The notable point here is that this configuration is the same for all the nodes, in all the clusters, and the best part is that VHA is resilient to desynchronization: nodes can be updated one by one or all at once without problem.

The reason this is possible, stems from our dynamic backends vmod: goto. Upon receiving a replication request, VHA will lookup its callback address, resolve it, and use it as backend, EASY! And to keep replication secure, we offer multiple checks to choose from: ACL, IP, Port, token, and in addition, these criterias can be combined together for more fine-grained control.

And more!

Of course, we have been refining the code, and we continued our VSL (Varnish Shared Log) integration to keep expanding our possibilities, notably:

  • using a backup VSL file to be replayed for debugging purposes or to warmup fellow caches
  • using the live VSL backlog for the same reasons.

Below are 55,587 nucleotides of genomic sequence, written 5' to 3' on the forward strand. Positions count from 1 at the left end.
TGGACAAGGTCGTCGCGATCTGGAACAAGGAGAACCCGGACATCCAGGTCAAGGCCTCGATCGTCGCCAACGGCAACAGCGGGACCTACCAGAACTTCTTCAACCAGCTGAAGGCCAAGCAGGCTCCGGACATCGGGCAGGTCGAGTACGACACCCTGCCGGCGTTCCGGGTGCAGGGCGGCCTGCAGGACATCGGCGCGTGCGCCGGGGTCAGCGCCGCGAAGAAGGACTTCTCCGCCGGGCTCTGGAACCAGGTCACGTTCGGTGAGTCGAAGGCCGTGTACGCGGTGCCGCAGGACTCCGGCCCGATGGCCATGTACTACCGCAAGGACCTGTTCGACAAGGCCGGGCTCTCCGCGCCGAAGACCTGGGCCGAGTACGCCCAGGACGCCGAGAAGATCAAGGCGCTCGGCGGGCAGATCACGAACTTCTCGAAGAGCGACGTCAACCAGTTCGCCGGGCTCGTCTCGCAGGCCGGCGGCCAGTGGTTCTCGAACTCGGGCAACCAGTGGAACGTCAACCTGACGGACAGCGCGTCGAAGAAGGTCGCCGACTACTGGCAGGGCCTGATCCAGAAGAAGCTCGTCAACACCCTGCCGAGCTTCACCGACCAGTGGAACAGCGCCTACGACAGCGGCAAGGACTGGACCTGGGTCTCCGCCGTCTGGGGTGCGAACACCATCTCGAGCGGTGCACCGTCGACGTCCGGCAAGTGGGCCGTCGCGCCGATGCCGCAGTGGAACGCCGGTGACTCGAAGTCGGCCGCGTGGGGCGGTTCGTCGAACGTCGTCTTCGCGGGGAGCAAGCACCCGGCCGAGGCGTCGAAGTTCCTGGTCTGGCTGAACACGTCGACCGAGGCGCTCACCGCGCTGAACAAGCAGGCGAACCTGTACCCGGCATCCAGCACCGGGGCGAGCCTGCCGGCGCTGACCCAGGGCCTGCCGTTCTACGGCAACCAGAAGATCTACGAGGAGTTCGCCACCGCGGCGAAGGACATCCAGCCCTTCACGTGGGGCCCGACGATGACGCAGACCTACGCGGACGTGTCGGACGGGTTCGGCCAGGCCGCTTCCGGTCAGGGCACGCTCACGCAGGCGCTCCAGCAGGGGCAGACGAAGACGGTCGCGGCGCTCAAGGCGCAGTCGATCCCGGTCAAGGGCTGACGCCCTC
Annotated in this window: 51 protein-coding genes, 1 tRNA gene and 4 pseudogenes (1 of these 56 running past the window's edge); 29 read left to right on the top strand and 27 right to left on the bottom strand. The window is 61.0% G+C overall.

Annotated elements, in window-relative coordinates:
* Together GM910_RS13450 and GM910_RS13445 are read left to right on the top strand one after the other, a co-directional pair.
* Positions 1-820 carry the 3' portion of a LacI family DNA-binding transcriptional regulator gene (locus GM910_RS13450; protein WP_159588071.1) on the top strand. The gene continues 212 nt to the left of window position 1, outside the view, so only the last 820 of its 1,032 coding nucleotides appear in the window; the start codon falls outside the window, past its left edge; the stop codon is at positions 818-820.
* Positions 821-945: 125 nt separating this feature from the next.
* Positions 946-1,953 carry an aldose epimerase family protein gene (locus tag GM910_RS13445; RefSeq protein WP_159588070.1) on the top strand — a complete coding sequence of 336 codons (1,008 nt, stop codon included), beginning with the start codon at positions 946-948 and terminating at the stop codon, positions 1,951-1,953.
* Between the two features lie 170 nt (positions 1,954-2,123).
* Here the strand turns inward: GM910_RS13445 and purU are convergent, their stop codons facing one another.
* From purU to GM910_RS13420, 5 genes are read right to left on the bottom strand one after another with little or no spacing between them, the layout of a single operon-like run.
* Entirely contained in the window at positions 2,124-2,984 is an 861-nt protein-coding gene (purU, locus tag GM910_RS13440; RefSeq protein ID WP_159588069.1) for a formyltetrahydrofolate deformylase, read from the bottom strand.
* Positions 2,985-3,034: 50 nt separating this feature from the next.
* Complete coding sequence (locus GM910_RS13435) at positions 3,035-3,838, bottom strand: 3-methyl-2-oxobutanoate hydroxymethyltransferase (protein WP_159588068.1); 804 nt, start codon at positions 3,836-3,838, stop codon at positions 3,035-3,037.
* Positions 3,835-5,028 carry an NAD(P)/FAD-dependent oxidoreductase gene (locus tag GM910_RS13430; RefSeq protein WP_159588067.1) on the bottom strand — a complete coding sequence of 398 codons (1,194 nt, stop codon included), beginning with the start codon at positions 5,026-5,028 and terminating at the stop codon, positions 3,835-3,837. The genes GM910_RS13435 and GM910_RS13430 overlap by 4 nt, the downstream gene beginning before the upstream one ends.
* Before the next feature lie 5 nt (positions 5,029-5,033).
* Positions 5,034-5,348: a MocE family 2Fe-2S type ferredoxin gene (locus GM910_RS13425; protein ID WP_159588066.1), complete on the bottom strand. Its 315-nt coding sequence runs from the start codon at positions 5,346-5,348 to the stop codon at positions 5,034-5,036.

• prevent replication from the VCL: for example, if you know a request is not worth caching (say, because its TTL is too short), all you need to do is call "std.log(vha-instruction: forbid)".

Ask for a trial!

All this makes VHA 2.0 the most solid and easiest version to date, increasing your control over cache replication without losing any of the sweet performance boost we already provided. Request a free trial today if you'd like to try out VHA as part of Varnish Cache Plus.

Request free trial 

Topics: Varnish High Availability

29/11/16 11:30 by Guillaume Quintard

All things Varnish related

The Varnish blog is where the our team writes about all things related to Varnish Cache and Varnish Software...or simply vents.

SUBSCRIBE TO OUR BLOG

Recent Posts

Posts by Topic

see all

Varnish Software Blog